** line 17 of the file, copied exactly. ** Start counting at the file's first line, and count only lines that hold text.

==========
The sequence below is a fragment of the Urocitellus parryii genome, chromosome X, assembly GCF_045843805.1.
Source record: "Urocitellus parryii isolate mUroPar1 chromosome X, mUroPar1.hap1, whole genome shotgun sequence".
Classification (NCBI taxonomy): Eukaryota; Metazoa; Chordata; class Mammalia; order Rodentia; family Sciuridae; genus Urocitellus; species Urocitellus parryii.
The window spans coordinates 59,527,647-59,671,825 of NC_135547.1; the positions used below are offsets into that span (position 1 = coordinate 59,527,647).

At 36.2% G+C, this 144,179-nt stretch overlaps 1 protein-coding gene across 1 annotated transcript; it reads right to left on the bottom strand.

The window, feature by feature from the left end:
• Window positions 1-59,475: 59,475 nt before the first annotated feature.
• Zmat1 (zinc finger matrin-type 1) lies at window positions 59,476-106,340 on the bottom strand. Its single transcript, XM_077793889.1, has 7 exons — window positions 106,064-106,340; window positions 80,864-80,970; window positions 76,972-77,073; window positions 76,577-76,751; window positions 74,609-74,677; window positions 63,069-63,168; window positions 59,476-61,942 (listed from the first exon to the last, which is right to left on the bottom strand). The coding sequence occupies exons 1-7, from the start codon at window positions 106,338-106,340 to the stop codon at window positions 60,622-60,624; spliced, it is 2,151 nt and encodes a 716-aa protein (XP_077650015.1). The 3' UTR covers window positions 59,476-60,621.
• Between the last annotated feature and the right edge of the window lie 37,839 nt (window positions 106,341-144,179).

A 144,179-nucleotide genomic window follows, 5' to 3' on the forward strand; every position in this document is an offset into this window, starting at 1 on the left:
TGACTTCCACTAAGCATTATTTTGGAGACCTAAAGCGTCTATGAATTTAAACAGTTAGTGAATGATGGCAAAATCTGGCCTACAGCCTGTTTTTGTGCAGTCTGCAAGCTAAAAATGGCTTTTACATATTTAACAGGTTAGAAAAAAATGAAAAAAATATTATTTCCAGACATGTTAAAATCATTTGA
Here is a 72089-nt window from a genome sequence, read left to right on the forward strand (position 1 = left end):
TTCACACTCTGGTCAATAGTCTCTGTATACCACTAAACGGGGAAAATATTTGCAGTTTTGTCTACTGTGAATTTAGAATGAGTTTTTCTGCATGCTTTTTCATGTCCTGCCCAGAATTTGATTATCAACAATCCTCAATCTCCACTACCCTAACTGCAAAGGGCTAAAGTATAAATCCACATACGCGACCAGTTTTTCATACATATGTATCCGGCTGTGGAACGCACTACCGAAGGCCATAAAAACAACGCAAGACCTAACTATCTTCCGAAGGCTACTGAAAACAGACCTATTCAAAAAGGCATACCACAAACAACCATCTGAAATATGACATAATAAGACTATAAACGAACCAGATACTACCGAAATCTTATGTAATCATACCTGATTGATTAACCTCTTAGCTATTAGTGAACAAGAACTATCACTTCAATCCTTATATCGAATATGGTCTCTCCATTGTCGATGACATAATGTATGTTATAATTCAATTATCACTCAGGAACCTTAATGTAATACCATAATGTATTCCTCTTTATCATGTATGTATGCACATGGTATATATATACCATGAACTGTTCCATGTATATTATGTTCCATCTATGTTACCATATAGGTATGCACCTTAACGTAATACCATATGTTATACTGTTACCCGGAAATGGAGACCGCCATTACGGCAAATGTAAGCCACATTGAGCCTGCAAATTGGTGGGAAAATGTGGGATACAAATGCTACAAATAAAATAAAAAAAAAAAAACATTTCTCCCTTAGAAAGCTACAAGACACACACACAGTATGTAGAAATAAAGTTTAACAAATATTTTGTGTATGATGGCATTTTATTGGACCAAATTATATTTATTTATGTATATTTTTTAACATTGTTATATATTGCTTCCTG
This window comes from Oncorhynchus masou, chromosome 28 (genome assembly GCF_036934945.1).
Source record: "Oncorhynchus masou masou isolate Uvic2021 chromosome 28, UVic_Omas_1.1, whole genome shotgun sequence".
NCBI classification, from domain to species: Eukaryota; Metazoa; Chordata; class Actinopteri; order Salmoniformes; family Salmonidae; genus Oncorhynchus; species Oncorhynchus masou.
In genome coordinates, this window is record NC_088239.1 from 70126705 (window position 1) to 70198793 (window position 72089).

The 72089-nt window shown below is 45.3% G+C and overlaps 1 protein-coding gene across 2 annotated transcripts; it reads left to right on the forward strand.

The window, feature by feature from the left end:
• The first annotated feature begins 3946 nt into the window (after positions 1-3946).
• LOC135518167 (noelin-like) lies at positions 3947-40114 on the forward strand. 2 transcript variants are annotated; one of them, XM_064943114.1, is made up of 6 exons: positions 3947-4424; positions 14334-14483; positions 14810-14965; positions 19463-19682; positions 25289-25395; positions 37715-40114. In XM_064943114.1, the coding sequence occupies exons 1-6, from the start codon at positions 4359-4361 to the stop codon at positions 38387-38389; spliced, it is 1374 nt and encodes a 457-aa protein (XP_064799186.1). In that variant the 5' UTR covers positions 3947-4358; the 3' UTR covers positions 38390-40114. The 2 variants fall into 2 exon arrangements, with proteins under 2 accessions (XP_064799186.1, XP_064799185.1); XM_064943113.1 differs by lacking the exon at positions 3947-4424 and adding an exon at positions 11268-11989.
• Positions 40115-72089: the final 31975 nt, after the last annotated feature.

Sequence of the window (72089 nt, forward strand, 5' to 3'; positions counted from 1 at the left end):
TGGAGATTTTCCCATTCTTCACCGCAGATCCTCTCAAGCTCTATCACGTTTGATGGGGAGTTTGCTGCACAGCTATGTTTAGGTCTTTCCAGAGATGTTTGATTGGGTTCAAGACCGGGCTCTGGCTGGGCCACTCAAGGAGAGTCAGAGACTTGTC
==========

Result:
In genome coordinates, this window is record NC_088239.1 from 70126705 (window position 1) to 70198793 (window position 72089).